My favorite book designers had a brainstorm. They said, “For many people, 2011 was not such a good year in so many ways . . . . But to be fair, 2011 was never marketed very well. People tend to see what they expect, and expectations have not been very high for a while. Perhaps a good brand identity would have helped. That is why for 2012 we thought we would start the year off right with a selection of possible branding options, things that some of us could be looking forward to, and which may help us all have better expectations.” (That’s John Wollinka and Dan van Loon of Design Corps, who obviously design other wonders in addition to books.)
Filmmaker Rick Stevenson vividly recalls certain observations he had in his childhood. (I LOVED his brilliant and candid introduction.) He was ambitious enough to follow over 60 children through 5000 days of their lives. This first documentary begins with six- and eight-year-old brothers. We watch as they outgrow their sibling upsets, become best friends, and grow into men. You have to suspect that being interviewed helps them live an examined, more fulfilling life.
This first one is dear to my heart because I’ve raised my sons in the same traditions, and because I’m raising sons in general, but I can’t wait to see the rest of these revealing and developing self-portraits. Storytelling means understanding our common humanity and our fascinating differences. It means being inspired by each other.
It’s a brilliant idea to borrow: capture your own growth and that of your young ones with a series of video interviews, perhaps as a birthday tradition. And it turns out that there’s even a private version of 5000 Days where you can upload video diaries as a time capsule, and later choose whether to submit them to the project.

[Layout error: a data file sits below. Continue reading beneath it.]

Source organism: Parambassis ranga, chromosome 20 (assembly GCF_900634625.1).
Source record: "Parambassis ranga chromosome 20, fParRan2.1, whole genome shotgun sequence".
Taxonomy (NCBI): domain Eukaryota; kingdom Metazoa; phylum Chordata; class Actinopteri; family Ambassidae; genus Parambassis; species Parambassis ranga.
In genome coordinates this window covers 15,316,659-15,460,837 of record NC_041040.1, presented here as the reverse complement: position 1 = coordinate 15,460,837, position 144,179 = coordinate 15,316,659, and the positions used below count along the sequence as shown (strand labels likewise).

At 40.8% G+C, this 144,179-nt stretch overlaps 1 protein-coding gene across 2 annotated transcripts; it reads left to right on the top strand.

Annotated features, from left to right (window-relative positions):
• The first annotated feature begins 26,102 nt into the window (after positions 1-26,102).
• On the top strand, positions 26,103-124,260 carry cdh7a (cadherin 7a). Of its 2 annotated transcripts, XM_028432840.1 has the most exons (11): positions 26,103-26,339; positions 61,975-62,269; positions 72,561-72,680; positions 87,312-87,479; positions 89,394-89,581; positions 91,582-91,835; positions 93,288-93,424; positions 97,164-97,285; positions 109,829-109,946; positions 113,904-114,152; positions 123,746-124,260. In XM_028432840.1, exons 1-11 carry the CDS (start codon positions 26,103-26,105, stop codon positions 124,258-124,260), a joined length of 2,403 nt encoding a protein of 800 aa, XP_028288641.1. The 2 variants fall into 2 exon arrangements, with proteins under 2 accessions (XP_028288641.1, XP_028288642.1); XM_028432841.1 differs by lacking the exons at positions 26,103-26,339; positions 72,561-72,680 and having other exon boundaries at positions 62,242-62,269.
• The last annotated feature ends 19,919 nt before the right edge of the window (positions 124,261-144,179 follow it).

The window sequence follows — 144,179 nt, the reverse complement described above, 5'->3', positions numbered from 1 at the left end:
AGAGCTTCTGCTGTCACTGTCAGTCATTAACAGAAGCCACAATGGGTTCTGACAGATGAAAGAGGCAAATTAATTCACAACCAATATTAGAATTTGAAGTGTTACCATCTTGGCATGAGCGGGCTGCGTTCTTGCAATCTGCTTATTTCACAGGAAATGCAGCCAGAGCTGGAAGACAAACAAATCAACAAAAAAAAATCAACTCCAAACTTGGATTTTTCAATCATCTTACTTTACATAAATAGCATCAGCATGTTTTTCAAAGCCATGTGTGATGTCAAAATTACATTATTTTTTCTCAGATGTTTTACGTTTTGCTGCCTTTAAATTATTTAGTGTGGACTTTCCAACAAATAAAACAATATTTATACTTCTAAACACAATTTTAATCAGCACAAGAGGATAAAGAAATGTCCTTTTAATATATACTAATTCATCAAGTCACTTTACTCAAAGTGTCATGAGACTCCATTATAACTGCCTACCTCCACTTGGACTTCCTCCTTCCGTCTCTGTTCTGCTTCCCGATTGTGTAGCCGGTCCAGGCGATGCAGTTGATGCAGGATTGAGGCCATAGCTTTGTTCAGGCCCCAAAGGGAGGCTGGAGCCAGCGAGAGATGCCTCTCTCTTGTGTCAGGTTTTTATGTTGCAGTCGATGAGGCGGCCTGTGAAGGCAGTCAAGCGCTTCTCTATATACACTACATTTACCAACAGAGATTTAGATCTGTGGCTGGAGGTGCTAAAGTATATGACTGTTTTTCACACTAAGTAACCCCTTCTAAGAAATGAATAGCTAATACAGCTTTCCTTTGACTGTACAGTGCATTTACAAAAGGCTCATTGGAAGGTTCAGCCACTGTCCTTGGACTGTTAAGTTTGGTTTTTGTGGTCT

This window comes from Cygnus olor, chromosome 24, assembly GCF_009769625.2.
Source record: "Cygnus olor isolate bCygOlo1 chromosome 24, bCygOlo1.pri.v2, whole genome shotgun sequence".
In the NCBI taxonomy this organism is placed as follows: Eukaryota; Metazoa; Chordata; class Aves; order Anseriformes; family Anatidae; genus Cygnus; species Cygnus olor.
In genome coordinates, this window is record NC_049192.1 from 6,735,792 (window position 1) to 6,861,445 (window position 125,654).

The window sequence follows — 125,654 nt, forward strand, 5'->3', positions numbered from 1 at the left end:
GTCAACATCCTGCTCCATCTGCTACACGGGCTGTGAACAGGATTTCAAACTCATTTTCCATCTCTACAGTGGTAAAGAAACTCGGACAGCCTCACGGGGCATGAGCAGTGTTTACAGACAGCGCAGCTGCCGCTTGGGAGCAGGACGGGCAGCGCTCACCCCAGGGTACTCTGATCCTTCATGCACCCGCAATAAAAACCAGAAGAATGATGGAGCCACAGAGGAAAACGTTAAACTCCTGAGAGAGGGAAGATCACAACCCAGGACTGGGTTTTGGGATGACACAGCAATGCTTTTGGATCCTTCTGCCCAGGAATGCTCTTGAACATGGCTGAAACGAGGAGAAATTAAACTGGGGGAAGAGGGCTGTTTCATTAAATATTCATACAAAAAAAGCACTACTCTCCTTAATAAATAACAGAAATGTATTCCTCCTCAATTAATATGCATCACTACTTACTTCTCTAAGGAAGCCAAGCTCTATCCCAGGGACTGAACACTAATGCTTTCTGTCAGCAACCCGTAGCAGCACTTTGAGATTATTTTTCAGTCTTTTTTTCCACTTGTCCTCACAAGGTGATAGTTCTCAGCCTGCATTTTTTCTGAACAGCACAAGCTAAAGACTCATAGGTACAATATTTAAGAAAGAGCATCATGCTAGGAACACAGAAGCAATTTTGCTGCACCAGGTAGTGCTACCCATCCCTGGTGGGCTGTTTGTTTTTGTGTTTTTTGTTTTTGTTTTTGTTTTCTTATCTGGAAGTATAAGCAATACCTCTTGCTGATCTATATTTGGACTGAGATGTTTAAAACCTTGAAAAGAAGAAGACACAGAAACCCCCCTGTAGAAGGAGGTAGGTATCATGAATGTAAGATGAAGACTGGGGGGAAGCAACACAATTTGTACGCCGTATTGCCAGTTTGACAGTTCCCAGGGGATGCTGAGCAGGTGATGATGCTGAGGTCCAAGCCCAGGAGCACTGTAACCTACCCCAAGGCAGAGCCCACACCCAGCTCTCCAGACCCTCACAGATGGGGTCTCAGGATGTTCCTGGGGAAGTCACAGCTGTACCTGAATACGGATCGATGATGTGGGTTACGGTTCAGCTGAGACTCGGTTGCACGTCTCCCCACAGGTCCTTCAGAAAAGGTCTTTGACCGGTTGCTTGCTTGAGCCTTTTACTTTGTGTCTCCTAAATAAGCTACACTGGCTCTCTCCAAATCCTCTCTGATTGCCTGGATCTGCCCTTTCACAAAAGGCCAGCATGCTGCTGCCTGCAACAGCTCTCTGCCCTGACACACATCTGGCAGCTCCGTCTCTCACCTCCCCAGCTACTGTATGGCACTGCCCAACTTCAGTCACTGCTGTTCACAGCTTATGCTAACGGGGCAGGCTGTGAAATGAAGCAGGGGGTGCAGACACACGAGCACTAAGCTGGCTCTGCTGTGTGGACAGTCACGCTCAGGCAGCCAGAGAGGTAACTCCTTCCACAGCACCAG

The film will be available online for a little while here:
“Struggling with your novel? Paralyzed by the fear that it’s nowhere near good enough? Feeling caught in a trap of your own devising? You should probably give up.” Lemony Snicket
My favorite feature of the NaNoWriMo site is its collection of pep talks. You could spend the whole month there escaping from writing altogether. I printed out one of those pep talks so the master of Unfortunate Events could send me screaming back to my work whenever I need that. He calls those sinister doubts my brain dreams up and smashes them, eloquently. Maybe he will work that magic for you as well. Here’s another passage:
“So who cares? Think of that secret favorite book of yours–not the one you tell people you like best, but that book so good that you refuse to share it with people because they’d never understand it. Perhaps it’s not even a whole book, just a tiny portion that you’ll never forget as long as you live. Nobody knows you feel this way about that tiny portion of literature, so what does it matter? The author of that small bright thing, that treasured whisper deep in your heart, never should have bothered.”
How will those you love be remembered? Even a couple of pages can convey the personality, values, and contributions of someone whose legacy matters to you.
You could go multi-media, like Apple’s memorial event (if you want to keep making the technology transfers), but remember Steve’s advice: “Simple can be harder than complex. . . . but it’s worth it when you get there because then you can move mountains.”
NaNoWriMo begins today: National Novel Writing Month. You write 50,000 words in November and win bragging rights. 1700 words, 7 pages a day, and you’re done early. Simple. Not easy.
And no, not I. And not this year again. I do have several friends who have done it. Each finished, and now raves about the experience. Some are repeat participants.
There’s now Camp NaNoWriMo, “An Idyllic Writers Retreat Smack-Dab in the Middle of Your Crazy Life.” That about describes the writer’s life whether you brave the novel-in-a-month challenge or not. I love founder Chris Baty’s book title, No Plot, No Problem, and his whole emphasis on word count first, because first you have to get something on the page. There’s also the gift of community: where the craziest dreams become sane and even possible. The same folks host April’s Script Frenzy, but let’s not get overwhelmed.
Yes, geese. You only need 15 seconds for this one, though you’ll probably replay it.
This might not strike your funny bone the way it hit at our house, but if you laughed, then this little scene dispels the oft-quoted humor theory of surprise. (That would be me to young son, claiming that things are never funny the second time, the fifth, the twenty-third.) Well, some things are way funnier multiplied by sixty-five. I’m sure humor scholar Don Nilsen has an explanation for this.